only in a research atmosphere but also in
entertainment. Powell also gives a list of
examples. “Copenhagen, the 2000 Tony award winner
for Best Play, is a searching meditation on
quantum theory and the ethics of atomic research.
Also hitting the New York stage in the past 12
months: David Auburn’s Proof, which examines the
competition between father-and-daughter
mathematicians, and Arthur Giron’s Moving Bodies,
based on the life of famed physics eccentric
Richard FeymanTom Stoppard’s 1994 Arcadia, a
fanciful fusion of fractal geometry, historical
investigation, and romance, has become a staple of
community theaters around the United States.” (86)
Opening science up to the public in an interesting
way makes science in the entertainment realm
definitely a positive movement. Many of the people
thought of as scientists are also artists, or vise
versa. James Herriot, who has written many
children’s stories and a number of novels on
animals, is also a veterinarian. Herriot’s book
are a retelling of the events he encounters in his
practice, but they are not at all dull and to the
point with no extra flower, as many people might
think of person of scientific mind would write.
His stories are colorful and poetic which makes
them loveable to all ages of people everywhere.
“Leonardo Da Vinci who was a brilliant painter was
also a sculptor, an architect, and a man of
science who did serious investigations into the
natural and physical sciences, mathematics,
mechanics, and engineering.
More than 300 years
before flying machines were perfected, Leonardo
devised plans for prototypes of an airplane and a
helicopter. His extensive studies of human anatomy
were portrayed in anatomical drawings, which were
among the most significant achievements of
Renaissance science” ( Da Vinci ). It’s a good
thing that Leonardo Da Vinci was also a man of the
arts or he would never have been able to leave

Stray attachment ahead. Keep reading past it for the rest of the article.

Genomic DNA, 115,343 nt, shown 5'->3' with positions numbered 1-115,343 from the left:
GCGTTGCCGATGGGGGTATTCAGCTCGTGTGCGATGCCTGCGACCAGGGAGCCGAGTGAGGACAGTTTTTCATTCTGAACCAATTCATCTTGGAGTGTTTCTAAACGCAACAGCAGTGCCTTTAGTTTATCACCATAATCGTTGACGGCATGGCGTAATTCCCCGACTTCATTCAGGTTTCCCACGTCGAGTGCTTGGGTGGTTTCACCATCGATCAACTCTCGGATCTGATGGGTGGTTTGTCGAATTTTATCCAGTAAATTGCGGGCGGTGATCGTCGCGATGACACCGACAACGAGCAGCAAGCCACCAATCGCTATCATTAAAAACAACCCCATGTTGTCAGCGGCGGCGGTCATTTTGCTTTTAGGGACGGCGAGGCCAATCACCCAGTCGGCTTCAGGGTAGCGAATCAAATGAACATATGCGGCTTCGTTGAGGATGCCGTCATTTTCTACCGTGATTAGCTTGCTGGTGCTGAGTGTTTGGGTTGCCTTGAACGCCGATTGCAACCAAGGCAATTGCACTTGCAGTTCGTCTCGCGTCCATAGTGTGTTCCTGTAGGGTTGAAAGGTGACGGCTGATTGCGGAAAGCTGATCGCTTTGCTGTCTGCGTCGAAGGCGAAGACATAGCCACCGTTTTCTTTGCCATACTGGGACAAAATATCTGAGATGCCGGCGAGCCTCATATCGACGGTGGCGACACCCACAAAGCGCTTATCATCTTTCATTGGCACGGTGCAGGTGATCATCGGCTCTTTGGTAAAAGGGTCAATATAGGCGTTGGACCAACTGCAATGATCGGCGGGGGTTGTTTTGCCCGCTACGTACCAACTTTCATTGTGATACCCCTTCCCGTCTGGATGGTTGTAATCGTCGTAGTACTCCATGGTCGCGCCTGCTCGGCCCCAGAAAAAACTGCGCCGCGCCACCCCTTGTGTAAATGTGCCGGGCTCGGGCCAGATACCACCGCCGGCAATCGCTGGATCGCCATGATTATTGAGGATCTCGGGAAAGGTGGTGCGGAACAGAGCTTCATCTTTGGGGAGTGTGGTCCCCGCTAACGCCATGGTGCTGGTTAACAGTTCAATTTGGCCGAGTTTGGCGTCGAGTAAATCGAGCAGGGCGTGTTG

behind his wonderful sketches, and that would have
been devastating for both the arts and science.
One of Leonardo’s paintings the ‘Mona Lisa’ is
known world wide to children and adults a like.
Even if a person what not able to describe what
the painting looked like they would at least
recognize the name. Not only did Leonardo Da Vinci
paint and sculpt but he also wrote music. A
Renaissance man is a person who is accomplished in
many different areas, and “the term was coined to
describe the genius of Leonardo Da Vinci” (Da
Vinci). Another man who is known by all Americans
and much of the world is Benjamin Franklin.
“Benjamin Franklin was a printer, a diplomat, a
scientist, an inventor, a philosopher, an
educator, and a public servant.
He invented the
lightning rod and amazed scientists throughout the
world with his experiments in electricity. He also
helped to draft both the Declaration of
Independence and the American Constitution”
(Franklin). Herriot, Da Vinci, and Franklin like
so many of the world’s great men and women are not
interested in just one area of academics. So many
are poets and inventors, painters and researchers,
writers and mathematicians. It is not solely
important to be an expert in one area, but almost
necessary to be accomplished in as many different
things as possible to truly understand the nature
of anything. When schools deny children the
opportunities to study art, music, and other
creative outlets they are denying the children the
opportunity to develop in all areas.
academic areas of English, history, math, and
science are jam packed with all sorts of artistic
opportunities. Art like science allows people to
create. Writing and English allow people to
express their thoughts. Music and math allow
people to break down, add up and explain other
areas of life. History is the greatest reflection
of man kind’s art and creation throughout the
years. One area of study can not make such as
large impact as they can all together.
It is a
shame to deny anyone the opportunity to cultivate
an intense amount of information, in effect
limiting the impact they can make on society. If
the budget does not allow for extra classes such
as music and art the answer is not to eliminate
these areas from the curriculum all together, but
rather integrate them into other subject areas.
Where would we be if the great people of our
history had not been Renaissance men?
Bibliography: Works Cited “Crayola” Commercial.
July 2000. “Da Vinci, Leonardo.” Compton’s
Interactive Encyclopedia. CD-Rom. Compton’s
NewMedia, Inc., 1995. “Franklin, Benjamin.”
Compton’s Interactive Encyclopedia.
Compton’s NewMedia, Inc., 1995. Kunzig, Robert.
“Focus!” Discover Aug. 2000: 24-27. Powell, Corey
S. “Science Acts Out.” Discover Aug. 2000: 86-88.
“Avoiding the Hand of God Look
at the Movies.” Discover Aug. 2000: 11.
————. “Tower of Tetris.” Discover Aug.
2000: 18. “Science used in Art.” ThinkQuest. Home
page. 18 July, 2000 ..